Since mid-January, I've been writing a manuscript. Tonight, it's finished.
It was one of those things that had potential that worked well enough for me to write it fully and finish it because it's in most respects a period peace, although it doesn't stay in the same period. I've been purchasing aerial photos of the same area - Nepean-Parkwood Hills - for three years now, images of the same area but taken in different times. The earliest I have right now is September 7th, 1962. The idea is I'm tracking the visual history of the neighbourhood I grew up in from the 1960s to the present. I've got aerial photos taken in 1962, '65, '66, '67, '68, '71, '73, '75, '78, '81, '83, '85, '87, '91, '93, '96, and '99. I haven't bothered purchasing images post 2000 because I'm filling out images taken in the 20th century first. Every image that was taken, essentially. It's a long but, to me anyway, fun process.
The story started out as an interest of writing about a character who lived where I grew up, in the 1960s or any time that wasn't the present, particularly before I was born and lived there myself. Then I thought of the idea of writing about this character's life by tracking it through the same dates as most of my aerial photos in my growing collection. I'd start in 1962, and make my way forward through history, eventually to the present. It made perfect sense in terms of not just tracking this character's life but the physical setting in which he lives and grows, because I have the visual image of it in front of me via aerial photos. There's his house, there's the school he goes to, the store his mother buys milk at, the park he plays with his friends in. All physically there in the image, and present in real life accordingly (if whatever specified setting is still there today).
The story starts with this family moving into a brand new bungalow at the corner of Meadowlands Drive and Deerpark Road. The house is real. They have a four-year-old son named Daniel. In the first chapter, his maternal grandfather takes him to Mooney's Bay and they sit atop the hill, where Daniel asks him what the meaning of life is.
It continues on from there; the theme of the meaning of life is recurrent throughout the story. Daniel grows up, and his parents have two more children, a younger sister and brother. He goes to Fisher Heights for school, and throughout his education does very well, being gifted academically, though unfortunately he gets bullied throughout high school. Eventually he begins a career in news journalism and makes a family of his own, having three children in the late 80s and early 90s (Colin, Edwin and Brooke, respectively). He struggles mentally with his career choices as he gets more and more famous on TV, and has a major personal setback in 1999. By the 2000s, he has his own show, and the story focuses on his siblings, children and friends almost as equally. It finally ends in this year, in June.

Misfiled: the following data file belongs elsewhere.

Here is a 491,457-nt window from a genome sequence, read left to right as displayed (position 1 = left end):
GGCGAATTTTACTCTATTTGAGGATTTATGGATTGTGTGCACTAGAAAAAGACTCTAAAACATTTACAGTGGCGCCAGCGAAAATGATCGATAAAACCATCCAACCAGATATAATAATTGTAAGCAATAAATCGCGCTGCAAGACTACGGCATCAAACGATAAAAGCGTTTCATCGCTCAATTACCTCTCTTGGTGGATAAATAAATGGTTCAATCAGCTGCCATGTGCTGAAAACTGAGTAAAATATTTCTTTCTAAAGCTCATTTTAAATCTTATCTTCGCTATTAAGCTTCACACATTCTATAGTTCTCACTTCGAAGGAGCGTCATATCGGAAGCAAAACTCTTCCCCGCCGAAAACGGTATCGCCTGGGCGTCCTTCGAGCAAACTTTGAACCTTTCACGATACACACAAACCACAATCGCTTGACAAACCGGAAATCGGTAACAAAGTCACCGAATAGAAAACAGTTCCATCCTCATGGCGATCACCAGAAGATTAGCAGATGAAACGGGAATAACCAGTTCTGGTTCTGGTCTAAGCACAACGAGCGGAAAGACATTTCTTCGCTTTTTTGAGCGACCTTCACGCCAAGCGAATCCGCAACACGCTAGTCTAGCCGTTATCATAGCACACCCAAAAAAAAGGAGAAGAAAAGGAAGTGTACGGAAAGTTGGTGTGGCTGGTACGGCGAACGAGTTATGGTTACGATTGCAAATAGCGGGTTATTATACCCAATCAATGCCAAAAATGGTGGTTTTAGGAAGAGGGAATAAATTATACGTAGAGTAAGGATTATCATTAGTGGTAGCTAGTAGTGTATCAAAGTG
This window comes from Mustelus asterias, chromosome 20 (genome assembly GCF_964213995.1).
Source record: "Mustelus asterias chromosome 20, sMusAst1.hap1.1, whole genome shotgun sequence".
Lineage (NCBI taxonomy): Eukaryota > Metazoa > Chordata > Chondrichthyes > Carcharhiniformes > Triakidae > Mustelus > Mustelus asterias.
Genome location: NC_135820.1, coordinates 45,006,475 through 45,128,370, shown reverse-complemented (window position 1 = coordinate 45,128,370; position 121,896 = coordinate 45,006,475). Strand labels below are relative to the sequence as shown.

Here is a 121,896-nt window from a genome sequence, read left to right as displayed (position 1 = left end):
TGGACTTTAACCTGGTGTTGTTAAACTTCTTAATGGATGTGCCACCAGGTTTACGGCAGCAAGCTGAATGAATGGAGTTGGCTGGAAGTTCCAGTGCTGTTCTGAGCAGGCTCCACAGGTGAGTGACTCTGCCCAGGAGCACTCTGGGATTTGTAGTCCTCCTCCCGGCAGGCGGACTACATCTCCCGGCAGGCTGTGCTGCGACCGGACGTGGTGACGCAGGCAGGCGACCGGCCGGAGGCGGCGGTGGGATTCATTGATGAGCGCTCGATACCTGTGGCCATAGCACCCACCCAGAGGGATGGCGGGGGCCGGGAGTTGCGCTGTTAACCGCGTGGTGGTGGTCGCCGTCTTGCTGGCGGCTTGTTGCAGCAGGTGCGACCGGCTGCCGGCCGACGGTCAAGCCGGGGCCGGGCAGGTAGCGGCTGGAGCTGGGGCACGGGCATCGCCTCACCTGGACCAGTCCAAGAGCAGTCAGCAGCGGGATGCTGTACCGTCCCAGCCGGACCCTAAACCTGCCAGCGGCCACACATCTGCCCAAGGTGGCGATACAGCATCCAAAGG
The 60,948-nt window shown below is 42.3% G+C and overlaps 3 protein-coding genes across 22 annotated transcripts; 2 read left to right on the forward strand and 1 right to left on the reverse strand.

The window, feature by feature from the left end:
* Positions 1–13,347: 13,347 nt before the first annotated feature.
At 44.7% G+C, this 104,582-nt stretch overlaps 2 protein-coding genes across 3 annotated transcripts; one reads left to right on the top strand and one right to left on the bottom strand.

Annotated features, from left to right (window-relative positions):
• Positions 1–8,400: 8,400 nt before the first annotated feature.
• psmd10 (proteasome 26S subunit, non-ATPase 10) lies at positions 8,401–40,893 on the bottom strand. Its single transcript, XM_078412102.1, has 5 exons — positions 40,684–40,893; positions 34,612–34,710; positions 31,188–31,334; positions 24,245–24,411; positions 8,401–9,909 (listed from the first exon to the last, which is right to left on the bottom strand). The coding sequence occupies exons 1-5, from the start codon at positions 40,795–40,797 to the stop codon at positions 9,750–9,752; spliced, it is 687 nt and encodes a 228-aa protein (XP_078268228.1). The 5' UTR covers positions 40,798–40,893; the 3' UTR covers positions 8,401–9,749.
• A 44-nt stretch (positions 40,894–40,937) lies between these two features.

Other than the recurrent meaning of life, the story ties things together throughout and uses family, familiarity, tradition, and personal emotional growth as its main themes. Past 2002, I stop using the dates of aerial photos as I can't locate the dates of images taken in years after that, but that's okay. I based all of the characters on bits of people throughout my life, as well as myself, and there are many 'hybrid' characters, those who are based on more than one person or his or her actions. Daniel's best and longest friend Nick has some of my father's actions in him as he unintentionally gets someone pregnant in 1991 and leaves the city for a job opportunity, then later marries a young foreign woman and has a child with her. Colin has Asperger's Syndrome, though Edwin, Daniel's second son, doesn't and takes part in the Swim Team in high school, like I did.
These are the real-life settings that are mentioned or included in the manuscript:
Fisher Heights Elementary School
Century Public School
Merivale K-Mart (closed in 2002)
Long Park (Steve Maclean Park)
Parkwood Hills Foodland store (the 'corner store' of my childhood)
Merivale High School
Auto-Sky Drive-in (closed 1981)
CJOH-TV station (1500 Merivale Road, destroyed by fire in 2010, demolished 2011)
Baskin Robbins 888 Hog's Back location
Dairy Queen Merivale/Clyde location
Los Angeles (or L.A.)
Los Angeles City College
Zena's Fisher Heights Plaza
Sir Winston Churchill Public School
Zellers Merivale location (closed 2013, replaced by Target)
Wendy's Merivale location
If I remember more I'll add to the list, but just about all of them are local settings or places. Despite the story taking place in a developing neighbourhood in the 60s, 70s, and so on, I stayed away from focusing too much on the detail of how it was changing because while it applied, it wasn't a history of Parkwood Hills/Fisher Heights/Borden Farm, it was a story about this character's life, as well as the lives of his family and friends. That said, a lot of places in the area are referred to or mentioned, and some places, particularly Mooney's Bay, have a recurring tie-in to the story. Daniel gets a Ford Maverick for his 20th birthday in 1978; a lot of things, some of them which tie things in his life together at different times, happen in that car. Playing with those kind of story elements is part of my style.
Anyway, you can read the story here. Just click on the 'More' next to the 'Latest Writing' and a drop-down list of all the chapters of Daniel Morgan show up in chronological order going up. I think it's a pretty good story. I'm pleased with it.